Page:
Two’s Company: Simple – Cooking for two should be simple, but it often isn’t! And of course, one can always cook for four and pop half of the finished dish in the freezer to enjoy on another occasion. But halving a recipe for four isn’t always as straightforward as it should be, so the latest book from Orlando Murrin is a godsend for couples, friends, and roommates. Two’s Company: Simple follows his successful Two’s Company, and this time Orlando turns his attention to super simple food, designed for two people to share. There are 75 new recipes, encompassing everything from week-night quick fixes and easy-yet-impressive mains, to indulgent desserts. These speedy, often all-in-one, recipes have been carefully created by Orlando to leave minimal leftovers (or those irritating half-finished packs that languish in the fridge or cupboard till they go off)! This great book makes cooking for two easier and more cost-effective (much needed now) than ever before. As well as great recipes, Orlando gives additional information as to from where/whom the inspiration is derived and some fabulous hacks to make life even more simple and like the one below, save expensive energy used to cook it.
Orlando, a semi-finalist in MasterChef in 1992, is a former editor of the hugely successful BBC Good Food magazine, and now writes a column for Waitrose Weekend, and presents BBC Good Food Podcast with Tom Kerridge. Since 2019, he’s been President of the Guild of Food Writers.
“This comforting recipe is from my friend Kristen Frederickson’s book Second Helpings, a charming collection of her Anglo-American family’s favourite recipes, photographed by her daughter Avery; this is a sequel to her much loved first volume, tonight at 7.30. Kristen’s version uses Italian seasoning and garlic granules, which are not found in every kitchen, so I have with her permission adapted it. If you do have them, use 2 teaspoons of Italian seasoning, and 1½ teaspoons of garlic granules.”
250 g dried penne rigate
400-g can chopped or whole plum tomatoes
½ a 75-g garlic and herb rindless soft cheese (such as Boursin)
1 garlic clove, crushed
2 tsp dried oregano
½ –1 tsp crushed chillies flakes
2 tbsp olive oil
a good pinch of sugar
3 tbsp vodka or gin, plus a little extra if you wish
freshly grated Parmesan, to serve
Bring a pan of well-salted water to the boil and cook the pasta till al dente (or see below).
Meanwhile, blitz the tomatoes, herbed soft cheese, garlic, oregano, crushed chillies, oil, sugar and ½ teaspoon of salt in a small food processor till smooth (not the vodka just yet). Bring the mixture to a simmer in a pan large enough to hold both sauce and pasta and cover with a lid to keep warm.
When the pasta is cooked, drain it and stir it into the sauce, along with the vodka. Heat through for 3–4 minutes. Splash a little extra vodka on top before serving with a generous amount of grated Parmesan.
An easier way to cook pasta (you heard it here first)
If you wish to streamline your life, may I recommend a simplified pasta cooking method. Bring about 1 litre/1 quart of salted water to a rolling boil (you don’t need more), add the pasta and stir well. Turn off the heat, clap on the lid and leave for 20 minutes, stirring just once, about 5 minutes in. This will cook spaghetti and most other pasta to perfection (except for orzo, which cooks very fast), but if you are looking for a perfect al dente, start checking from the time recommended on the pack, and leave it till it’s how you want it.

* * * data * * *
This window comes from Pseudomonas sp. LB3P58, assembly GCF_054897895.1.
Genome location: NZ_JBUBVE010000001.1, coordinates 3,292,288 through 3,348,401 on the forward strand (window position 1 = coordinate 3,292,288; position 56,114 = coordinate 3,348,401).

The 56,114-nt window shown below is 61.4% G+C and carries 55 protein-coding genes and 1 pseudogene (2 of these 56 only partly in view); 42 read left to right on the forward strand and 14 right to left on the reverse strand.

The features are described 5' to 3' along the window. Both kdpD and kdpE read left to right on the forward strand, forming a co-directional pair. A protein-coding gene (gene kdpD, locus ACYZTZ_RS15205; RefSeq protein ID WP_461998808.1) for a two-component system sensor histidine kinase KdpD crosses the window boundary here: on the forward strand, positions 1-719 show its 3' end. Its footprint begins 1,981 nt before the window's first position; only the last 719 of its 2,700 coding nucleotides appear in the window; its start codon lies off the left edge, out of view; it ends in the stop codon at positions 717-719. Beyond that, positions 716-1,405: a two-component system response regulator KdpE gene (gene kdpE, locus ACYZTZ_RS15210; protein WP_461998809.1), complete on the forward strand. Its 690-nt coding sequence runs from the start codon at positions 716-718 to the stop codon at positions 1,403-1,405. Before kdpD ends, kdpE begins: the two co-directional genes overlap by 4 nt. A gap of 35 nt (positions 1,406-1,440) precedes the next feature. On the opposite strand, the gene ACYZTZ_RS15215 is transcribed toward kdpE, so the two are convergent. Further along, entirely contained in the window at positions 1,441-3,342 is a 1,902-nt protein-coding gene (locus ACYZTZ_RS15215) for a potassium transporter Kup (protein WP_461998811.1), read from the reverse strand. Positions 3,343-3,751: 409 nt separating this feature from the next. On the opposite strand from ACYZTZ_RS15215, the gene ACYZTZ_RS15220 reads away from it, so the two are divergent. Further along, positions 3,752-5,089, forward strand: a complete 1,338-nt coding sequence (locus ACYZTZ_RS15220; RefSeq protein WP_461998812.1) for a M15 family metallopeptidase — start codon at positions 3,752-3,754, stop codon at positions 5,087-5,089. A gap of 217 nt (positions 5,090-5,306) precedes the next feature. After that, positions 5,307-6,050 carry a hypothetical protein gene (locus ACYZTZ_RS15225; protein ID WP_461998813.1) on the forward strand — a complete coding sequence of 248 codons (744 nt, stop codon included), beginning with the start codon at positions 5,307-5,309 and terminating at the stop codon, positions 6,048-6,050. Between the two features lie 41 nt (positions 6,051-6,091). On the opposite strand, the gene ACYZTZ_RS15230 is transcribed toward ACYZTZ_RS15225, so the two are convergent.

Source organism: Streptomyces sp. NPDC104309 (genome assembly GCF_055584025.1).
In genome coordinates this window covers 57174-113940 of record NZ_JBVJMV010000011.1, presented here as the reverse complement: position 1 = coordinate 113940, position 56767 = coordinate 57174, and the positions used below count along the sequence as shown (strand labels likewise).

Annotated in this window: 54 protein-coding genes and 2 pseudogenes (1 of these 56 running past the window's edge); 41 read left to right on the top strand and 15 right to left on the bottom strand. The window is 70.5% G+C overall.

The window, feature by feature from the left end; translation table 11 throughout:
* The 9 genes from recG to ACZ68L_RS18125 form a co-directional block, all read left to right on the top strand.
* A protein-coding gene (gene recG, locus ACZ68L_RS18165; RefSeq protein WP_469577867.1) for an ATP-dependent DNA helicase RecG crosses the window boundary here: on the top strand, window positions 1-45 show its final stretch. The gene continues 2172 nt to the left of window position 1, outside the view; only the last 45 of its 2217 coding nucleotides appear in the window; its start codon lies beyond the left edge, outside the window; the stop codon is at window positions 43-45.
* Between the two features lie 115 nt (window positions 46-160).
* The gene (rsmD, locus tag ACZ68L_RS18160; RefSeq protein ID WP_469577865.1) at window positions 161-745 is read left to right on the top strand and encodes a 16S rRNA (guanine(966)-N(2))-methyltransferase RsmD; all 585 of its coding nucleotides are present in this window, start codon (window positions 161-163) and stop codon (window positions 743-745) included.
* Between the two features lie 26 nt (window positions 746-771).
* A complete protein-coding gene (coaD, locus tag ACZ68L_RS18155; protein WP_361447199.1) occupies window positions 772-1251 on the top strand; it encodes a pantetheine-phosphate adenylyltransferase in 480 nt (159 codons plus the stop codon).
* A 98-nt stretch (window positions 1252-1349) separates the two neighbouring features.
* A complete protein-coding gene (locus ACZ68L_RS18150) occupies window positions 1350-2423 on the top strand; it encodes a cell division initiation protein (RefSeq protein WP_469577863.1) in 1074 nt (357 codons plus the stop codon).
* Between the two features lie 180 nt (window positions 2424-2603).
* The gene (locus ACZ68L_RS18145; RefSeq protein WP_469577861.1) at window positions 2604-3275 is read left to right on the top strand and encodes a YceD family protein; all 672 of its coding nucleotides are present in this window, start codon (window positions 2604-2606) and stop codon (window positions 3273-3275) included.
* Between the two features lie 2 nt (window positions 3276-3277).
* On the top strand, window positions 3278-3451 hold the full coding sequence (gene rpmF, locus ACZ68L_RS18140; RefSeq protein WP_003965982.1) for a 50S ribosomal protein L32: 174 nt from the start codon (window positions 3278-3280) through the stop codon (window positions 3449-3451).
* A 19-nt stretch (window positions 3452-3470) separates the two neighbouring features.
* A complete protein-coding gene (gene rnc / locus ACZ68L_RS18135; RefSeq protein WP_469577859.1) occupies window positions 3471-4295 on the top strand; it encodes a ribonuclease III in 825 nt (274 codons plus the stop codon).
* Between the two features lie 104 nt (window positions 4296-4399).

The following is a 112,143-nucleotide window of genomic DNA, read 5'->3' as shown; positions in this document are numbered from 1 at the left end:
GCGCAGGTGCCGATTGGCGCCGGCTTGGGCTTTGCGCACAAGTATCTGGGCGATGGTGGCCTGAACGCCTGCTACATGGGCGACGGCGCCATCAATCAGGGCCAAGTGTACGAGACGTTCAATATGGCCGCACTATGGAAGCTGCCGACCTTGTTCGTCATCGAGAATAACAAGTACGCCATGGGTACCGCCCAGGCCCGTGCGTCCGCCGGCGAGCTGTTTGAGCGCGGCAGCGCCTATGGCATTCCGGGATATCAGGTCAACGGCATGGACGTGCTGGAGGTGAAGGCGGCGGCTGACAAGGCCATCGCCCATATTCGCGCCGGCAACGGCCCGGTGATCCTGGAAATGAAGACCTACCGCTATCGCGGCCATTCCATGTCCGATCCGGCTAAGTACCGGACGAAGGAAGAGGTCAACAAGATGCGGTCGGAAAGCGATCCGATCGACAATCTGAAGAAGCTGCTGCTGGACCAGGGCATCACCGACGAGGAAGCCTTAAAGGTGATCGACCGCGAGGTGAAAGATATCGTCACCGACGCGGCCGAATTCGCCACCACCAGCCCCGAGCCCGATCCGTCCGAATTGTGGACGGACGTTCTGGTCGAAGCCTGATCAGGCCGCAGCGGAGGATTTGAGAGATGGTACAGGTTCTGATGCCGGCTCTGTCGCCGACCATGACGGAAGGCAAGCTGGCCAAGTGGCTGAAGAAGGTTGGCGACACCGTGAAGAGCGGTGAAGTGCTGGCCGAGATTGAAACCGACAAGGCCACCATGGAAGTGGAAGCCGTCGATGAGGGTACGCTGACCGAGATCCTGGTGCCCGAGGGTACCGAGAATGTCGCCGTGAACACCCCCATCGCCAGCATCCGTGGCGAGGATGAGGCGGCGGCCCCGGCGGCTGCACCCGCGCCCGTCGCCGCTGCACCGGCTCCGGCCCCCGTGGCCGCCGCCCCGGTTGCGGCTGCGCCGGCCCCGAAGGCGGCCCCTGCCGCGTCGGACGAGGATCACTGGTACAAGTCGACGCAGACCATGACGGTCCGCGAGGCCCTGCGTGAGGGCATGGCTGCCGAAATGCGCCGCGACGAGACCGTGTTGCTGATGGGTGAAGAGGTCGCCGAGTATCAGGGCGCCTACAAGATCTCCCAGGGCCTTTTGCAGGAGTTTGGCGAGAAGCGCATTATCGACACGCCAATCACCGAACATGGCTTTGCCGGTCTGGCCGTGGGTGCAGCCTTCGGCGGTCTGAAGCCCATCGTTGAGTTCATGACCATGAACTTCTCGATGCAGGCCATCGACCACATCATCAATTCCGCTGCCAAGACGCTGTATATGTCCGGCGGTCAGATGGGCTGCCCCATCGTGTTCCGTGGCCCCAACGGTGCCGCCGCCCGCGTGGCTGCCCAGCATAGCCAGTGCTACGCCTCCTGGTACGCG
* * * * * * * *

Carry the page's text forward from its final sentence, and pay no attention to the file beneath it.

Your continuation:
This method was pioneered by none other than Elizabeth David, who found it on the back of a pack of pasta. Aggie MacKenzie – star of the television show ‘How Clean Is Your House?’ – reminded me of it, having learnt it from a Russian friend. It is evidently one of those ‘hacks’ that deserves to go viral, along with how to eat a banana (start at the bottom end – far easier than trying to snap the stem).
“A tangy, no-cook treat that you can whip up in under 10 minutes, including the washing up. If you wish, you can make one batch of lemon cream and use it to make four desserts for two separate nights, putting a thick layer of sliced strawberries, raspberries or other fruit of your choice at the bottom of each glass.”
100 g lemon curd
finely grated zest of ¼ an orange
100 ml double cream
2 tsp orange liqueur (such as Cointreau), orange flower water, or brandy (optional)
a few thin slices of fresh orange, chopped into small pieces
1 digestive biscuit, bashed into crumbs in a bag with a rolling pin
Take 2 glass tumblers, each at least 150-ml capacity.
Put about three-quarters of the lemon curd, the orange zest, cream, and liqueur (if using) in a bowl and whisk to soft peaks. Use your electric whisk if you wish, but if you’d like some exercise it takes about 2 minutes beating vigorously by hand.
Dribble over the remaining lemon curd but don’t mix in. Divide half the mixture between the 2 glasses, marbling as you go. Place the sliced orange on top, then continue with the rest of the mixture. You can make this up to a day ahead, or if you are making it to eat within an hour or so, place it in the freezer to super-chill the dessert.
Just before serving, sprinkle with the cookie crumbs.